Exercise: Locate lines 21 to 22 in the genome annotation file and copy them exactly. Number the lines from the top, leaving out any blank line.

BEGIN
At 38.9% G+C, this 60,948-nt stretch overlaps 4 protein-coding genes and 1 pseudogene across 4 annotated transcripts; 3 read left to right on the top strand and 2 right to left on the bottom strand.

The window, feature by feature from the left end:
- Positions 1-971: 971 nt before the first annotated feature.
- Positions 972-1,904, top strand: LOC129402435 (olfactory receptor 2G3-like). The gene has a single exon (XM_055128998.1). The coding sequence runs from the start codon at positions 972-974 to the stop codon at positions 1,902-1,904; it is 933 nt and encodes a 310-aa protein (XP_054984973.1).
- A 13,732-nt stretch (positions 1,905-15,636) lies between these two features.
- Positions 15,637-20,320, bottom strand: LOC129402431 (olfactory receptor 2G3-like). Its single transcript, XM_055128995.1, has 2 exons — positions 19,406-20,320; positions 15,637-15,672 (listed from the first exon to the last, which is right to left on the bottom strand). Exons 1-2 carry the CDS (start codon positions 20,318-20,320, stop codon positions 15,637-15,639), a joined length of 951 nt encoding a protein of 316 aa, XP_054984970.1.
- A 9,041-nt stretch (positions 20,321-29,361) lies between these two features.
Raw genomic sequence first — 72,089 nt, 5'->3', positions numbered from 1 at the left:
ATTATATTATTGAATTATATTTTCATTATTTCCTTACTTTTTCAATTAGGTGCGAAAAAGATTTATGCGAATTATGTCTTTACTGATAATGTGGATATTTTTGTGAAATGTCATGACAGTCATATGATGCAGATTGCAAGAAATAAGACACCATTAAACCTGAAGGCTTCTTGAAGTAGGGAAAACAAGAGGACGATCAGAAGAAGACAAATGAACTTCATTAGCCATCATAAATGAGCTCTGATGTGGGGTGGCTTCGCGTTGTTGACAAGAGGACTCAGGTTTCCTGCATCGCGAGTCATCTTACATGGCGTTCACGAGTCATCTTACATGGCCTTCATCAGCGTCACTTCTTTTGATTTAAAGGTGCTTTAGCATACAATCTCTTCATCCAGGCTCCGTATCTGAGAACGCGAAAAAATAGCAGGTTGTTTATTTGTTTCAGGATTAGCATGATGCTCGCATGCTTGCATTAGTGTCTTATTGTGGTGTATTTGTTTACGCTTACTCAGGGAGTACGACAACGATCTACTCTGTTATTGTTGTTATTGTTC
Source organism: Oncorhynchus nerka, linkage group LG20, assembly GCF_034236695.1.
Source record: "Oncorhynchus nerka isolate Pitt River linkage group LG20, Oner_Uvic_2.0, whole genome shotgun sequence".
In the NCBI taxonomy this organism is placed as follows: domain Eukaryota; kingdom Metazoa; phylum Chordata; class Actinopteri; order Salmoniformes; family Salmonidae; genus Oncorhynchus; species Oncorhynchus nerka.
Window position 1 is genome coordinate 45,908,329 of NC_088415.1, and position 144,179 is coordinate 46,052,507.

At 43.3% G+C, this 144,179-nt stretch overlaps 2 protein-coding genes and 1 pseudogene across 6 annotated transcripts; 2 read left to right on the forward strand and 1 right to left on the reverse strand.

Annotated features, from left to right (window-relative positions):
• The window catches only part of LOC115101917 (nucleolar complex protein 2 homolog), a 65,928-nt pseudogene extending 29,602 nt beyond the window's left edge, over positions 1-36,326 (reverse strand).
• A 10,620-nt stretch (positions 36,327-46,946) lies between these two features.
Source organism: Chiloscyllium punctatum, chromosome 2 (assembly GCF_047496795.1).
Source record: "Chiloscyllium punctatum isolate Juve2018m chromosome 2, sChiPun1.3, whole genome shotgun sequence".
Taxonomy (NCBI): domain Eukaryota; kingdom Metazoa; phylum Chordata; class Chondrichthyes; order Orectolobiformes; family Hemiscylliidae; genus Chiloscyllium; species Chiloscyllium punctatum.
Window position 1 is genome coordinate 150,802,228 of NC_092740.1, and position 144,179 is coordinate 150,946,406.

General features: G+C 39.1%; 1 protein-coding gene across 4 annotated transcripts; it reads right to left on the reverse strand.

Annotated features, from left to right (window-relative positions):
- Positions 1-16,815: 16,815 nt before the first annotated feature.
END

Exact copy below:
Window position 1 is genome coordinate 150,802,228 of NC_092740.1, and position 144,179 is coordinate 150,946,406.

General features: G+C 39.1%; 1 protein-coding gene across 4 annotated transcripts; it reads right to left on the reverse strand.